CME: December Poultry Production Virtually Unchanged

US - The December editions of USDA’s Livestock Slaughter and Poultry Slaughter reports were released and they provide our first official estimates of total 2012 slaughter for all species, write Steve Meyer and Len Steiner.
calendar icon 28 January 2013
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The data appear in the table below. Since we already had monthly data for January through November and weekly data for December, there is no big shock factor for the information — just as there hardly ever is for the monthly slaughter reports. They do provide important information, however, since the daily data represent only federally-inspected slaughter and the weekly data are not easily synthesized into monthly, quarterly or even annual data. Note that there was one fewer slaughter day this December than in December 2011.

Some highlights of the report are:

  • December FI cattle slaughter of 2.5 million head was sharply lower than both last year (-7.6 per cent) and November (-8.8 per cent). December commercial slaughter — the sum of federally-inspected and other (ie. state-inspected) slaughter — were down by similar percentages.
  • 2012 commercial cattle slaughter finishes the year 3.3 per cent lower than that of 2011.
  • Commercial calf slaughter was down roughly 10 per cent for December vs. one year ago and for the year. The 759,700 calves slaughtered in 2012 is the lowest number since 2007. Lower calf slaughter is a major contributor to higher levels of beef production per cow. Nearly 4.7 million calves were slaughtered as recently as 1977 and over 7 million calves were slaughter annually on a regular basis in the 1950s. Harvesting those animals as 1200– to 1500-pound fed cattle instead of 200– to 300– pound calves is a big boost to beef output.
  • December commercial hog slaughter numbered 9.465 million head, 4.8 per cent lower than last year and 6.3 per cent lower than in November. Annual slaughter ended the year 2.1 per cent higher than last year. Those numbers were pushed higher by the surge of slaughter back in August and September. We believe that process has caused hogs to be marketed in a very timely manner the rest of 2012 and actually pulled a few hogs forward that would have normally been harvested in early January. That doesn’t mean we will see a “hole” in marketings — at least not until lower feed prices encourages feeding to higher weights or hot weather forces longer feeding periods to reach desirable market weights. Neither of those will happen soon.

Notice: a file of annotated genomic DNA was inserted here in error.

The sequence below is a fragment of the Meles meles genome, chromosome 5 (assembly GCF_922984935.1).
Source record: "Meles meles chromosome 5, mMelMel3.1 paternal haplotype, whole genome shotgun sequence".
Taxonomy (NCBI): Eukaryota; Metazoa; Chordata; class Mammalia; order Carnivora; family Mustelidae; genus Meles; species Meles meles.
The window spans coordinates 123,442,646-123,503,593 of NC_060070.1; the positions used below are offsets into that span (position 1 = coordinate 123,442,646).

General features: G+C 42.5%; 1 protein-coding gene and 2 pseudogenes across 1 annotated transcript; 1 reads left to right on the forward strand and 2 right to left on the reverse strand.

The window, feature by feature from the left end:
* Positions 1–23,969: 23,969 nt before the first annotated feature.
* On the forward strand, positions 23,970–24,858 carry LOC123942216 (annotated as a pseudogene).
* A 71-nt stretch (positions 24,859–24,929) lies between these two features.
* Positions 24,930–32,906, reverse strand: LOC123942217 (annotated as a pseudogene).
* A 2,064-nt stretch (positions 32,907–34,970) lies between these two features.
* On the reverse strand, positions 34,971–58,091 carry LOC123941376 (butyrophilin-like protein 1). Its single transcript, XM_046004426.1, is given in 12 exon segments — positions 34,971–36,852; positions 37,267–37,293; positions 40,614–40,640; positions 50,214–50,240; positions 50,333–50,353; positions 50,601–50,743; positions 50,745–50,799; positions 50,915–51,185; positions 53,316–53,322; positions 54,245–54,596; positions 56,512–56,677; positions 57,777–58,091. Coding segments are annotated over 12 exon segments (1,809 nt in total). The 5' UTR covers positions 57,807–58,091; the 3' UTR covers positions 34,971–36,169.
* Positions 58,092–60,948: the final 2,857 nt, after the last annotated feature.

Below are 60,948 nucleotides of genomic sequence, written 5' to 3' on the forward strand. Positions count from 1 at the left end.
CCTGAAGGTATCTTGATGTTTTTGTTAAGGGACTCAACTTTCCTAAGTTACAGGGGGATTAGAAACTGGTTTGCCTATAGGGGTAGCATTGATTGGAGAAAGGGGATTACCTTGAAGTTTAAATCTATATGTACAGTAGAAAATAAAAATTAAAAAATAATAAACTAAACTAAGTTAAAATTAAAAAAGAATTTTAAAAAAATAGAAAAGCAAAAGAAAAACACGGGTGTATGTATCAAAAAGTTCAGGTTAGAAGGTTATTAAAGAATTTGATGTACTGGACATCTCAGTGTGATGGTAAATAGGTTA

• What was once a rare occasion— a decline in broiler slaughter — has now occurred two successive years. Young chicken (ie. broiler) slaughter fell 1.3 per cent in 2012 to 8.429 billion birds. That decline follows a similar reduction in 2011. It appears that "4 per cent more broilers" is no longer as sure a bet as death and taxes.
  • Turkey slaughter grew by 1.4 per cent for the year. This increase follows a 1.7 per cent increase in 2011 and puts turkey slaughter at its highest level since 2008. Recall that the industry down-sized by over 9 per cent in 2009. We do not see that kind of draconian cut this year but it appears that the past two years’ growth will be difficult to sustain.
  • December beef production is estimated to be 2.02 billion pounds, 5 per cent lower than one year ago. That figure brings 2012 beef output to 25.912 billion pounds, down 1.1 per cent from 2011.
  • Pork output in December was 1.954 billion pounds, down 5.4 per cent from last year. Annual pork production for 2012 is pegged at 23.25 billion pounds, 2.2 per cent larger than one year ago.
  • Total "red" meat production, which includes 118 million pounds of veal and 156.2 million pounds of lamb/mutton, was 49.436 billion pounds in 2012. That figure is virtually unchanged from one year earlier.
  • Broiler output in December amounted to 2.853 billion pounds, ready-to-cook (RTC) weight. That figure is virtually identical to one year ago. It brings annual production to 37.035 billion pounds, RTC weight, 0.4 per cent lower than last year.
  • Turkey production in December was 4 per cent smaller than last year. Annual turkey production of 5.935 billion lbs, RTC was up 3 per cent.
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